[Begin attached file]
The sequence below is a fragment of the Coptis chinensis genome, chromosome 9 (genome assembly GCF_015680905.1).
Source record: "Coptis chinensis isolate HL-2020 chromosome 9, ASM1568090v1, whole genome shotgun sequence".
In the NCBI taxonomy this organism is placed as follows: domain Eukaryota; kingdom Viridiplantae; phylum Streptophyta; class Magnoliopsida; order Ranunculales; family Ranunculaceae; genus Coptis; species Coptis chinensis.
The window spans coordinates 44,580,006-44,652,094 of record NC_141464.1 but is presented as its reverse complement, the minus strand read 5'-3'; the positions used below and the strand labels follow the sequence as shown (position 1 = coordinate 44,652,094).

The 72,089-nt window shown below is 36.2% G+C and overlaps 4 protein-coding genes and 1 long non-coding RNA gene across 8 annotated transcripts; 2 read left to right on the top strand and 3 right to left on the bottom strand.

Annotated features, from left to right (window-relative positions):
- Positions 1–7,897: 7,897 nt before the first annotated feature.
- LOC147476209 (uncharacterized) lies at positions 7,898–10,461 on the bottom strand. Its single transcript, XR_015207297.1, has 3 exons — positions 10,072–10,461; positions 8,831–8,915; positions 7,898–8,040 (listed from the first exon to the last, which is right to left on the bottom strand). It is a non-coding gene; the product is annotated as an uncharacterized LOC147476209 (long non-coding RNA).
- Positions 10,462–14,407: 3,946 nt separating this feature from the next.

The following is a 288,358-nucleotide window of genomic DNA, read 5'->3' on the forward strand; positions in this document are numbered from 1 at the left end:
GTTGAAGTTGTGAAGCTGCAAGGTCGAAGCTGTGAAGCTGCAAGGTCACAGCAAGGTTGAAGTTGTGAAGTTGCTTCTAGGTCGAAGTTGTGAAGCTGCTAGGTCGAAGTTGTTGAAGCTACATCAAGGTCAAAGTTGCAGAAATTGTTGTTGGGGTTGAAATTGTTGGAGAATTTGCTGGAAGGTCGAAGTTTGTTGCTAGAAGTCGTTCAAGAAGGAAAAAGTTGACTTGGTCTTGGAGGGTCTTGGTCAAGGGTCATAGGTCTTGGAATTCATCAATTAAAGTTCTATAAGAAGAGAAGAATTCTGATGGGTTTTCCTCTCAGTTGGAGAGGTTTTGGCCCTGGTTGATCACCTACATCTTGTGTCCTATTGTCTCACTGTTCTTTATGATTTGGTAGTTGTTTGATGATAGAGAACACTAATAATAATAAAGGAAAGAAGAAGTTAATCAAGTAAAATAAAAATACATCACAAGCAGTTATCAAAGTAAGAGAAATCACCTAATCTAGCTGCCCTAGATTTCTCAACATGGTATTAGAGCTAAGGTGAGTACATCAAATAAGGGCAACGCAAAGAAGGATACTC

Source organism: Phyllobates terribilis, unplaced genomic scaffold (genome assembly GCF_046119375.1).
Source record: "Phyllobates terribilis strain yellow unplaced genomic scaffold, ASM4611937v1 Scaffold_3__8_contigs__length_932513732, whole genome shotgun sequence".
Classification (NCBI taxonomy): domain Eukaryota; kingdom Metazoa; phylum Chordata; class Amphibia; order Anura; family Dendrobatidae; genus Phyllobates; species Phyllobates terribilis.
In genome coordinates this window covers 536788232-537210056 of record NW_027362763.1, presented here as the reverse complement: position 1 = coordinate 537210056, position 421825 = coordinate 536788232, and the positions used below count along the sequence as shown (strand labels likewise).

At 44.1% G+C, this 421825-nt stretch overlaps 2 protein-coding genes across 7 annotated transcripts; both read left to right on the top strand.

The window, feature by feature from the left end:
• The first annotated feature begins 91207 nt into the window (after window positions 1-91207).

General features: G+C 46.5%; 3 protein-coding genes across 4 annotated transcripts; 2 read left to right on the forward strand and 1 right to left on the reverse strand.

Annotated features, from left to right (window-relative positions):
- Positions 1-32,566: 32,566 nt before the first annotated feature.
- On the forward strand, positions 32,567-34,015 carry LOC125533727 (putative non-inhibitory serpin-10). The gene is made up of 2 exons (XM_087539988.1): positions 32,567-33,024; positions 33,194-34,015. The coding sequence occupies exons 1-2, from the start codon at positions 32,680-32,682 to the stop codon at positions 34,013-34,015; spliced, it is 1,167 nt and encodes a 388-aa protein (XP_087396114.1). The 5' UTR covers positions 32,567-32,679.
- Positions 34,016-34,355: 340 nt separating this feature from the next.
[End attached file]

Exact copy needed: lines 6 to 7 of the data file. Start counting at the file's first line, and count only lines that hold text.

Annotated features, from left to right (window-relative positions):
- Positions 1–7,897: 7,897 nt before the first annotated feature.